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Archbishop Sartain tells LCWR leaders he acts as 'brother and a friend'

August 14, 2014

Archbishop J. Peter Sartain of Seattle identified himself as a “brother and a friend” as he addressed the annual meeting of the Leadership Conference of Women Religious (LCWR).

Archbishop Sartain-- who was appointed by the Vatican last year to oversee a process of reform in the LCWR, after a Vatican-ordered investigation pointed to serious doctrinal problems with the organization—sought to downplay the group’s conflict with Rome in his address. The LCWR also heard a message from Father Hank Lemoncelli, an official of the Vatican’s Congregation for Religious Life, who spoke on the need for religious congregations to recover their founding charisms, to remain faithful to the Church, and to dedicate themselves wholly to Christ.

In the keynote address at the LCWR meeting, Sister Nancy Schreck, a former president of the group, told the women’s religious leaders that they should not be fearful of working in “darkness.” She encouraged them: “Go into this night trusting in holy mystery.”


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  • Posted by: feedback - Aug. 18, 2014 9:41 AM ET USA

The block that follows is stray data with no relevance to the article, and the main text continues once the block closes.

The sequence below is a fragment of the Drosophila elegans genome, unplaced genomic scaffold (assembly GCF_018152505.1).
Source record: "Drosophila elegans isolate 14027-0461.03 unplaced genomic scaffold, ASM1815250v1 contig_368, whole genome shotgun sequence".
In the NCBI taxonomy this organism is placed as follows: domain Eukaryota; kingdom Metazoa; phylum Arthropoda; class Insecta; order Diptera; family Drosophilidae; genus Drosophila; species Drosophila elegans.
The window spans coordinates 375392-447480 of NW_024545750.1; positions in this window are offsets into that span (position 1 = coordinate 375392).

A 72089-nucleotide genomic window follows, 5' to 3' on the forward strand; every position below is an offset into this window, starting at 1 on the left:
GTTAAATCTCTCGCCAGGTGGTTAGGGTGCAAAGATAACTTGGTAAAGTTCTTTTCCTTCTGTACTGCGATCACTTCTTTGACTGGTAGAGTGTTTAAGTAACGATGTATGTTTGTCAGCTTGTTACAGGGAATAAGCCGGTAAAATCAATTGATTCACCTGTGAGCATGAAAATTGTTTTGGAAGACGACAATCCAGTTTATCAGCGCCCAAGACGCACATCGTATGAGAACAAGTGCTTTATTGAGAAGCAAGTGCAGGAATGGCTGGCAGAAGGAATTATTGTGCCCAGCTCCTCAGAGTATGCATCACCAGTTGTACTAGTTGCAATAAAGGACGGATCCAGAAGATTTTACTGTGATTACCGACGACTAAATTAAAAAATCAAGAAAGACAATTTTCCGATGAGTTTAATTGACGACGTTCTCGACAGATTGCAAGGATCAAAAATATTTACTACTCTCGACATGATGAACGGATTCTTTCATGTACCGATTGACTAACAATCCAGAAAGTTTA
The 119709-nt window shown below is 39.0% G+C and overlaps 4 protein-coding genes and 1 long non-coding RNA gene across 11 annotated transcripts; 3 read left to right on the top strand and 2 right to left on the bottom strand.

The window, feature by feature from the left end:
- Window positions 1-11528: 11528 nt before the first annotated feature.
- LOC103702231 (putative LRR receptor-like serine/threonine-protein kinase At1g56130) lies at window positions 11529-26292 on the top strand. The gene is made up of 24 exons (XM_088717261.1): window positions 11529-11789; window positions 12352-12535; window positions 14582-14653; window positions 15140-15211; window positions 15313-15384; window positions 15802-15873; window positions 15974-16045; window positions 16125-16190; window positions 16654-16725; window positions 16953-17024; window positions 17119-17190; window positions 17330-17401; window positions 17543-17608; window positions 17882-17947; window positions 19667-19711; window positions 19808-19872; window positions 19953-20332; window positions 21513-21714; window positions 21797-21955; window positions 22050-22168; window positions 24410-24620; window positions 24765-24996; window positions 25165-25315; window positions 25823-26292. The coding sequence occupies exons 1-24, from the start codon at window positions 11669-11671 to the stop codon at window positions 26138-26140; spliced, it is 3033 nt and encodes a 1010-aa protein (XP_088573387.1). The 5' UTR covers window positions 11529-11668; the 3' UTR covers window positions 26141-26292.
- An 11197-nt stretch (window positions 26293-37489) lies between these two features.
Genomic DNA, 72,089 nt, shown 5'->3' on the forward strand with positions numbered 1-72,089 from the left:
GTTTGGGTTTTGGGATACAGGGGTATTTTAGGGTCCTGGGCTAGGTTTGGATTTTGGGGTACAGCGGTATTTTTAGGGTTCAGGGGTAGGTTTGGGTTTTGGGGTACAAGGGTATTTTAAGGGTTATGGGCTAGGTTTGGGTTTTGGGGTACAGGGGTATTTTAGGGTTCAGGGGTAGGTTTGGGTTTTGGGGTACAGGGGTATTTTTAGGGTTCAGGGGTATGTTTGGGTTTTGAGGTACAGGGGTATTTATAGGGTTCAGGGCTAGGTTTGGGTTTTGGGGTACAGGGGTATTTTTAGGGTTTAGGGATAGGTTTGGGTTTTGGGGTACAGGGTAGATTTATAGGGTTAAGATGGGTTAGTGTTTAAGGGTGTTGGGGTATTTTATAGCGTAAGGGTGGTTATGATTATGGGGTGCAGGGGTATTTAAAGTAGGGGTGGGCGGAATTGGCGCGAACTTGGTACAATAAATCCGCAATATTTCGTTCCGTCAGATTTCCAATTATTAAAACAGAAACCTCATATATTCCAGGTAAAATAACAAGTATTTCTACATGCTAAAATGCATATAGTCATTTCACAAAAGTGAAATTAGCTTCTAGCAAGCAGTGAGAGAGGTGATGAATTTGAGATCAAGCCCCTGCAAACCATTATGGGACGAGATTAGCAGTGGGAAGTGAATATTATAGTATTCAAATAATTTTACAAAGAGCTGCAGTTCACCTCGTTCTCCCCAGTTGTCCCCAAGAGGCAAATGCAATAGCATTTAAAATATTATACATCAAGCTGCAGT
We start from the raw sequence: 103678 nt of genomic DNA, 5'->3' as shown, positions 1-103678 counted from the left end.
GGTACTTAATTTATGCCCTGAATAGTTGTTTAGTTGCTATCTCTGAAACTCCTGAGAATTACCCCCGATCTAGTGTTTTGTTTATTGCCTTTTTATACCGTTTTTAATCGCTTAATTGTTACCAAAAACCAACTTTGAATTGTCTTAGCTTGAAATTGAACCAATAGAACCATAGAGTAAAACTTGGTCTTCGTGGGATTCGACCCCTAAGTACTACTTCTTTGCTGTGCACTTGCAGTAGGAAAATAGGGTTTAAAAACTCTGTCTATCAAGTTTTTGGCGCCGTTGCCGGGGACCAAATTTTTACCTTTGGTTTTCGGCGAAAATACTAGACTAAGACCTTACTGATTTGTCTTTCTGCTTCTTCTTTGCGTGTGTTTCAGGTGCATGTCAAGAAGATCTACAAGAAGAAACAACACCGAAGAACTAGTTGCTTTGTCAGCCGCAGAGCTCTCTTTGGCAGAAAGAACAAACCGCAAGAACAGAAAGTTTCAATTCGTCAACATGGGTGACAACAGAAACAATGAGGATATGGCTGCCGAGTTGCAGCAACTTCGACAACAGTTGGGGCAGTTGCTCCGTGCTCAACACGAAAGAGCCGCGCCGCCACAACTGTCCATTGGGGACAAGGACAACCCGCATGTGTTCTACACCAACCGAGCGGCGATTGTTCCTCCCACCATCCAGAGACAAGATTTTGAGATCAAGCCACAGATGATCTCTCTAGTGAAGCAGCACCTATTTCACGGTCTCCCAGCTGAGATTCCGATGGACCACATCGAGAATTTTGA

It is ironic that you use the National Catholic Reporter as this news source, since the NCR is greatly responsible for forming the current LCWR dissent. Other Bishops should stand by Bishop Robert Finn in his denouncing of the NCR as a publication opposed to the teachings of the Catholic Church.

  • Posted by: John J Plick - Aug. 14, 2014 6:48 PM ET USA

    I am a single man who enjoys solitude but I believe that I have heard enough teaching on the familial aspects of life and have experienced enough of the fallen nature of adults, children and painfully even myself to know that being a "pal" to your children DOES NOT WORK. I loved my father and mother dearly, but I would never presume to think that I could at base treat them as equals.